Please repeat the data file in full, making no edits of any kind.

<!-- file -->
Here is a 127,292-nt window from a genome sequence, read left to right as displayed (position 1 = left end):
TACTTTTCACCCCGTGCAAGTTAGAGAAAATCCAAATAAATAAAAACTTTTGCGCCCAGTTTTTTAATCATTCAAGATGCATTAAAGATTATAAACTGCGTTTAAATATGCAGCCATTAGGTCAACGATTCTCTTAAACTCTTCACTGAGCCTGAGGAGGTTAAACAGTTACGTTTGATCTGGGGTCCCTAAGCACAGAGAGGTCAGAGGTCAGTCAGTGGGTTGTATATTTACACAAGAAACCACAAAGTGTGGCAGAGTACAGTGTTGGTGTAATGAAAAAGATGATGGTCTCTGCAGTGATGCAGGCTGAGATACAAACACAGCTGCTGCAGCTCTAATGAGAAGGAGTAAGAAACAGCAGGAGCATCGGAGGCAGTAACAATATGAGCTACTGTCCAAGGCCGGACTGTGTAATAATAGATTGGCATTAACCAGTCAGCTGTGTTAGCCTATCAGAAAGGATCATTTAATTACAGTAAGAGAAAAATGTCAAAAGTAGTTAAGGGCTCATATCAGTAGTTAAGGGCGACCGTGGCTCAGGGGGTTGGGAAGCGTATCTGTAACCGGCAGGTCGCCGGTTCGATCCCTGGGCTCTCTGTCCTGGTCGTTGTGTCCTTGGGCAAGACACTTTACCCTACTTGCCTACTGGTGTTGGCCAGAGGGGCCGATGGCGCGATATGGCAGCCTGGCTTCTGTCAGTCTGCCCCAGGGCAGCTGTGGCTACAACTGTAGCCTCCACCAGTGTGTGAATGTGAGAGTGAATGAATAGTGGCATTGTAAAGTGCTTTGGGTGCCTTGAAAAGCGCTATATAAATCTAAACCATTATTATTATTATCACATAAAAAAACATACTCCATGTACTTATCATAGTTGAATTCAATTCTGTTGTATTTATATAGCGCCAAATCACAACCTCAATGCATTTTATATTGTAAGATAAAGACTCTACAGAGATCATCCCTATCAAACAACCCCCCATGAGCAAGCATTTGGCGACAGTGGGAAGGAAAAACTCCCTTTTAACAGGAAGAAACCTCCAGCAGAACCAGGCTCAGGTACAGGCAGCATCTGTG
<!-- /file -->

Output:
Here is a 127,292-nt window from a genome sequence, read left to right as displayed (position 1 = left end):
TACTTTTCACCCCGTGCAAGTTAGAGAAAATCCAAATAAATAAAAACTTTTGCGCCCAGTTTTTTAATCATTCAAGATGCATTAAAGATTATAAACTGCGTTTAAATATGCAGCCATTAGGTCAACGATTCTCTTAAACTCTTCACTGAGCCTGAGGAGGTTAAACAGTTACGTTTGATCTGGGGTCCCTAAGCACAGAGAGGTCAGAGGTCAGTCAGTGGGTTGTATATTTACACAAGAAACCACAAAGTGTGGCAGAGTACAGTGTTGGTGTAATGAAAAAGATGATGGTCTCTGCAGTGATGCAGGCTGAGATACAAACACAGCTGCTGCAGCTCTAATGAGAAGGAGTAAGAAACAGCAGGAGCATCGGAGGCAGTAACAATATGAGCTACTGTCCAAGGCCGGACTGTGTAATAATAGATTGGCATTAACCAGTCAGCTGTGTTAGCCTATCAGAAAGGATCATTTAATTACAGTAAGAGAAAAATGTCAAAAGTAGTTAAGGGCTCATATCAGTAGTTAAGGGCGACCGTGGCTCAGGGGGTTGGGAAGCGTATCTGTAACCGGCAGGTCGCCGGTTCGATCCCTGGGCTCTCTGTCCTGGTCGTTGTGTCCTTGGGCAAGACACTTTACCCTACTTGCCTACTGGTGTTGGCCAGAGGGGCCGATGGCGCGATATGGCAGCCTGGCTTCTGTCAGTCTGCCCCAGGGCAGCTGTGGCTACAACTGTAGCCTCCACCAGTGTGTGAATGTGAGAGTGAATGAATAGTGGCATTGTAAAGTGCTTTGGGTGCCTTGAAAAGCGCTATATAAATCTAAACCATTATTATTATTATCACATAAAAAAACATACTCCATGTACTTATCATAGTTGAATTCAATTCTGTTGTATTTATATAGCGCCAAATCACAACCTCAATGCATTTTATATTGTAAGATAAAGACTCTACAGAGATCATCCCTATCAAACAACCCCCCATGAGCAAGCATTTGGCGACAGTGGGAAGGAAAAACTCCCTTTTAACAGGAAGAAACCTCCAGCAGAACCAGGCTCAGGTACAGGCAGCATCTGTG